Increased muscle tone, jitteriness, sleep disturbance, irritability, feeding problems, mild respiratory distress and myoclonus have been reported as symptoms of a potential neonatal distress syndrome related to exposure to SSRIs in late pregnancy. The average duration of symptoms reported is 48 hours. It is estimated that between 25-30% of SSRI-exposed infants are at risk for this syndrome. No treatment intervention is required. Reassuringly, follow-up studies have shown that at 2, 4, 6, and 8 months SSRI-exposed infants are indistinguishable from control infants without known exposure.
It has been debated whether the syndrome represents a withdrawal phenomenon or is merely the effect of the medication acting on an immature nervous system. Despite the fact that these symptoms occur in a minority of cases and are relatively mild and self-limited, the FDA issued a warning in 2004 recommending that “physicians consider a taper” of antidepressant medication prior to delivery.
A recent article from Warburton and colleagues, the group who had published several of the original articles on the subject, sought to examine whether stopping medication at least two weeks prior to delivery would change the risk for adverse outcomes. Thus, if the mechanism for the poor neonatal adaptation was either discontinuation (SSRI withdrawal) or toxicity (too much serotonin in an immature nervous system), tapering the drug before the last two weeks should greatly reduce the occurrence of the above symptoms.
Using population health data, maternal medical records and prenatal SSRI prescriptions, these researchers compared outcomes in infants who were exposed to SSRIs during the last 14 days of gestation to infants who had gestational exposure to SSRIs, but not during the last 14 days. The two groups differed slightly. The group of women who were continued on medication until delivery were older, had higher incomes, and were more frequently diagnosed as depressed during pregnancy, and their neonates had four times the gestational SSRI exposure as infants in the control group. The neonatal outcomes assessed were length of stay in hospital, respiratory distress, convulsions, feeding problems, and jaundice.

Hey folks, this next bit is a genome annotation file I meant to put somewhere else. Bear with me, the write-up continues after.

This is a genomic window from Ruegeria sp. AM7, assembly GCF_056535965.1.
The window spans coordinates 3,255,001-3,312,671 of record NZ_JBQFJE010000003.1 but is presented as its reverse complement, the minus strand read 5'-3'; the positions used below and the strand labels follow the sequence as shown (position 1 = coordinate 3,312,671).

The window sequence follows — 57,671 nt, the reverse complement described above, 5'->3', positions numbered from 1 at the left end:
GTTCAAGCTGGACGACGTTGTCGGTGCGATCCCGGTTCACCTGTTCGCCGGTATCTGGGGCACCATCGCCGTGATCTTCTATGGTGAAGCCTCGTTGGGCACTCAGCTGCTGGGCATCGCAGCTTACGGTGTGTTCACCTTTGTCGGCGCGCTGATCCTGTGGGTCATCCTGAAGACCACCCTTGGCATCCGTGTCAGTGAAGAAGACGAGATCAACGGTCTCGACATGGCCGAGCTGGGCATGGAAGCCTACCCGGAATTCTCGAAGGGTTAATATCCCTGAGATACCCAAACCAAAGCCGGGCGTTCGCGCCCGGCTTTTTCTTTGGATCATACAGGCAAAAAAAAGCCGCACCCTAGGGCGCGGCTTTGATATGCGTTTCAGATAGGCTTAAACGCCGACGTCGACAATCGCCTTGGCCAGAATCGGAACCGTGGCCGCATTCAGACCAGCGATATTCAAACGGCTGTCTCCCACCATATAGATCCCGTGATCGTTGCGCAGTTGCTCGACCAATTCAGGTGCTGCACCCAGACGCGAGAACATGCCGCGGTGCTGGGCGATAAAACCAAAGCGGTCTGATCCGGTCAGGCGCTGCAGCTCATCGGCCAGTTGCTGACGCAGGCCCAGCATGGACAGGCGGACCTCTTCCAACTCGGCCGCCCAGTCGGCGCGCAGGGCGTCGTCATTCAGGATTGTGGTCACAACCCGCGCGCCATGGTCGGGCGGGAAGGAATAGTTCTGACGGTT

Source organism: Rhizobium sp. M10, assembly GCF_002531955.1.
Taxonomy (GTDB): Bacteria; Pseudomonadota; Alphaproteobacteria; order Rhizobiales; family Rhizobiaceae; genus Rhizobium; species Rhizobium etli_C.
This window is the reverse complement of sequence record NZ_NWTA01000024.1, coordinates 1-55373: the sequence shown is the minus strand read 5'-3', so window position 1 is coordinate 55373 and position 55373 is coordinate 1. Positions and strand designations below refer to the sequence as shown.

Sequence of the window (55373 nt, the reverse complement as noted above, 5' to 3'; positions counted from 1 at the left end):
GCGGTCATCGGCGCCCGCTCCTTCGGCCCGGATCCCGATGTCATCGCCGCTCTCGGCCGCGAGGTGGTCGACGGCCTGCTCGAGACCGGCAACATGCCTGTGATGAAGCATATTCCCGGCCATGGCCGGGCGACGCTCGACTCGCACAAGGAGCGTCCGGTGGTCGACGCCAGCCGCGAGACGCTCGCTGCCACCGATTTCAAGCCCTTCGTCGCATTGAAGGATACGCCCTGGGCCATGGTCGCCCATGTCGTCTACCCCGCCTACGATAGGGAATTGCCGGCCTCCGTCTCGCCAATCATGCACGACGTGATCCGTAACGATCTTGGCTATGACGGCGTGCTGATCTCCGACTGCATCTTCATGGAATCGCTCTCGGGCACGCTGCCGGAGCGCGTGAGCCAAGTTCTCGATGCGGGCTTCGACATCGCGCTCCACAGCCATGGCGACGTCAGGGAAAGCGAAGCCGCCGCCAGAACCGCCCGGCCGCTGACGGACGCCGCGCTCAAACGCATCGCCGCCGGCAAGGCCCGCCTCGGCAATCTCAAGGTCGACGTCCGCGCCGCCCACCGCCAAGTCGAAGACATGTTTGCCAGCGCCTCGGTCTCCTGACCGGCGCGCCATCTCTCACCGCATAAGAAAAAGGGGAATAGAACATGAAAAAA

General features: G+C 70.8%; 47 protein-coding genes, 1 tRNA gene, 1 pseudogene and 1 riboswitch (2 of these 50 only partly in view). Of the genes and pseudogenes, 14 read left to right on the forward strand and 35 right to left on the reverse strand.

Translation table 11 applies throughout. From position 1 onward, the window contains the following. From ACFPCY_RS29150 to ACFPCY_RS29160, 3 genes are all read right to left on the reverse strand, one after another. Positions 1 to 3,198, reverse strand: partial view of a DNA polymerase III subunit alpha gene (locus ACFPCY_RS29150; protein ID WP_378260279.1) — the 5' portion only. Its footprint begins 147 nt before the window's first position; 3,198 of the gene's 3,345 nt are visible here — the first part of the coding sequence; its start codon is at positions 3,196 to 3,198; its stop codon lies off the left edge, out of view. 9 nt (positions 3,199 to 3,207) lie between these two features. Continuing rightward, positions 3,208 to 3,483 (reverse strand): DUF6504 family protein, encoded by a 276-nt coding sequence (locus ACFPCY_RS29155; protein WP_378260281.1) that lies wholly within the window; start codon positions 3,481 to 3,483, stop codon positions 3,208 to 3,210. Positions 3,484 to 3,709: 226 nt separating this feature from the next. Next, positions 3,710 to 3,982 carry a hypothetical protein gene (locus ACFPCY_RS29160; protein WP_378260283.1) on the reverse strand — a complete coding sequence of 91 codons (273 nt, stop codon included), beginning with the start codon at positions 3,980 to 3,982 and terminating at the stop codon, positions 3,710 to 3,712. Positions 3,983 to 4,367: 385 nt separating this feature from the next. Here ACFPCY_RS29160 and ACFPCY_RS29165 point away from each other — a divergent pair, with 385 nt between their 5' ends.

Infants exposed to SSRIs during the last two weeks of pregnancy were more likely to exhibit respiratory distress than the infants in the control group (15.3% VS. 10.0%). Increased risk for neonatal respiratory distress was present where L14 exposure occurred compared with risk where exposure stopped before L14. However, when they controlled for maternal illness severity, the differences between the two groups disappeared.
Therefore, at least in this register study, there was no decrease in symptoms among neonates who experienced a ‘washout period’ at least two weeks prior to delivery. This may mean that another mechanism may be responsible for the distress syndrome reported in neonates exposed to SSRIs. The authors suggest that perhaps a neurobiological disturbance, potentially caused by maternal illness itself, earlier in the pregnancy or SSRI exposure earlier in the pregnancy is responsible. The authors note importantly that they did not control for smoking, alcohol use, and substance abuse in this study, which are factors which may also affect birth outcomes. They conclude that reducing late third trimester exposure to SSRIs would not substantially reduce the risk of the neonatal outcomes measured in this study.
Kim Pearson, MD
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